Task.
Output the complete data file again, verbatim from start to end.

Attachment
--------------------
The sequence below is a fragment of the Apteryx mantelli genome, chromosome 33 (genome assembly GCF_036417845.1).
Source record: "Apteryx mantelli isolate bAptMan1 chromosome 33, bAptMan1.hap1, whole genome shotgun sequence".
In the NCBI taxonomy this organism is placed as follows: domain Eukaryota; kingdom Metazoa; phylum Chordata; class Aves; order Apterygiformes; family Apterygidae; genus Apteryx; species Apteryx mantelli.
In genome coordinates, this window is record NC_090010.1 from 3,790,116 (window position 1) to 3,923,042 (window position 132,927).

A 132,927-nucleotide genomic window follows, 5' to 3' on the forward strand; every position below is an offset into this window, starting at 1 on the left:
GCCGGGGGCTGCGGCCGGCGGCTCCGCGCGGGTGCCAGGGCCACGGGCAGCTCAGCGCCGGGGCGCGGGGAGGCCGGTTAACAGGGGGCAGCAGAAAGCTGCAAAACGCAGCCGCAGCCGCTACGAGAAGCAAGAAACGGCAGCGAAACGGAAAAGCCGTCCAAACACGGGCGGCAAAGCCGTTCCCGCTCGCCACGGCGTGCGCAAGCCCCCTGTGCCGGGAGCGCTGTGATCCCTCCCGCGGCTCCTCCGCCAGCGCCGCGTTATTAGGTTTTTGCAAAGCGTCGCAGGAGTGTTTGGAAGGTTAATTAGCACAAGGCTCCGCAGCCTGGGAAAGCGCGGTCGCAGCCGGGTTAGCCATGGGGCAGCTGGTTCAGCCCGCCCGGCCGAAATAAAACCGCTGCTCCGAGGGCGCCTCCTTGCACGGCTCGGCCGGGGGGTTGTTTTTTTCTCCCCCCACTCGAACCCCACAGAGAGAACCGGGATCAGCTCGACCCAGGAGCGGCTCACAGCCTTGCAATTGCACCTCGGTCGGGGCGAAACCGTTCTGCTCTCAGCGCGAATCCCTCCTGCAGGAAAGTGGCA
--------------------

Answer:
The sequence below is a fragment of the Apteryx mantelli genome, chromosome 33 (genome assembly GCF_036417845.1).
Source record: "Apteryx mantelli isolate bAptMan1 chromosome 33, bAptMan1.hap1, whole genome shotgun sequence".
In the NCBI taxonomy this organism is placed as follows: domain Eukaryota; kingdom Metazoa; phylum Chordata; class Aves; order Apterygiformes; family Apterygidae; genus Apteryx; species Apteryx mantelli.
In genome coordinates, this window is record NC_090010.1 from 3,790,116 (window position 1) to 3,923,042 (window position 132,927).

A 132,927-nucleotide genomic window follows, 5' to 3' on the forward strand; every position below is an offset into this window, starting at 1 on the left:
GCCGGGGGCTGCGGCCGGCGGCTCCGCGCGGGTGCCAGGGCCACGGGCAGCTCAGCGCCGGGGCGCGGGGAGGCCGGTTAACAGGGGGCAGCAGAAAGCTGCAAAACGCAGCCGCAGCCGCTACGAGAAGCAAGAAACGGCAGCGAAACGGAAAAGCCGTCCAAACACGGGCGGCAAAGCCGTTCCCGCTCGCCACGGCGTGCGCAAGCCCCCTGTGCCGGGAGCGCTGTGATCCCTCCCGCGGCTCCTCCGCCAGCGCCGCGTTATTAGGTTTTTGCAAAGCGTCGCAGGAGTGTTTGGAAGGTTAATTAGCACAAGGCTCCGCAGCCTGGGAAAGCGCGGTCGCAGCCGGGTTAGCCATGGGGCAGCTGGTTCAGCCCGCCCGGCCGAAATAAAACCGCTGCTCCGAGGGCGCCTCCTTGCACGGCTCGGCCGGGGGGTTGTTTTTTTCTCCCCCCACTCGAACCCCACAGAGAGAACCGGGATCAGCTCGACCCAGGAGCGGCTCACAGCCTTGCAATTGCACCTCGGTCGGGGCGAAACCGTTCTGCTCTCAGCGCGAATCCCTCCTGCAGGAAAGTGGCA